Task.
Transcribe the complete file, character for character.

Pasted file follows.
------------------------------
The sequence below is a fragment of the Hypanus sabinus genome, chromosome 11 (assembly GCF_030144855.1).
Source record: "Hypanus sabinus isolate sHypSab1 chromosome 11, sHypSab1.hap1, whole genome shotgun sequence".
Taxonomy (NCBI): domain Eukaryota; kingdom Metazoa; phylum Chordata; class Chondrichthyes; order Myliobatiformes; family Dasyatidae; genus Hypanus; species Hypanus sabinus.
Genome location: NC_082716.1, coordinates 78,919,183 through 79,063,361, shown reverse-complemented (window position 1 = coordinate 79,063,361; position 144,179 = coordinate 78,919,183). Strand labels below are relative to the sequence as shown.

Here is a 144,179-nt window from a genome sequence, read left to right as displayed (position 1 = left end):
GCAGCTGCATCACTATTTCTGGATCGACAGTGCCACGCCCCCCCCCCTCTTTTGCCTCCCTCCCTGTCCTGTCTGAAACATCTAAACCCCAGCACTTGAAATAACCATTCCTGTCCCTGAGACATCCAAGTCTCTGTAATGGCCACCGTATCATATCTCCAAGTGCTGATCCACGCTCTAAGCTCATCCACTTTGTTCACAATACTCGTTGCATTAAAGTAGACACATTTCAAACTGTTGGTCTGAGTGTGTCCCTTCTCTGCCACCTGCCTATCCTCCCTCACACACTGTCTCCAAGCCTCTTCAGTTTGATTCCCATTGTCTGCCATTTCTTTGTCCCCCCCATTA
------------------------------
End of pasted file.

The sequence below is a fragment of the Hypanus sabinus genome, chromosome 11 (assembly GCF_030144855.1).
Source record: "Hypanus sabinus isolate sHypSab1 chromosome 11, sHypSab1.hap1, whole genome shotgun sequence".
Taxonomy (NCBI): domain Eukaryota; kingdom Metazoa; phylum Chordata; class Chondrichthyes; order Myliobatiformes; family Dasyatidae; genus Hypanus; species Hypanus sabinus.
Genome location: NC_082716.1, coordinates 78,919,183 through 79,063,361, shown reverse-complemented (window position 1 = coordinate 79,063,361; position 144,179 = coordinate 78,919,183). Strand labels below are relative to the sequence as shown.

Here is a 144,179-nt window from a genome sequence, read left to right as displayed (position 1 = left end):
GCAGCTGCATCACTATTTCTGGATCGACAGTGCCACGCCCCCCCCCCTCTTTTGCCTCCCTCCCTGTCCTGTCTGAAACATCTAAACCCCAGCACTTGAAATAACCATTCCTGTCCCTGAGACATCCAAGTCTCTGTAATGGCCACCGTATCATATCTCCAAGTGCTGATCCACGCTCTAAGCTCATCCACTTTGTTCACAATACTCGTTGCATTAAAGTAGACACATTTCAAACTGTTGGTCTGAGTGTGTCCCTTCTCTGCCACCTGCCTATCCTCCCTCACACACTGTCTCCAAGCCTCTTCAGTTTGATTCCCATTGTCTGCCATTTCTTTGTCCCCCCCATTA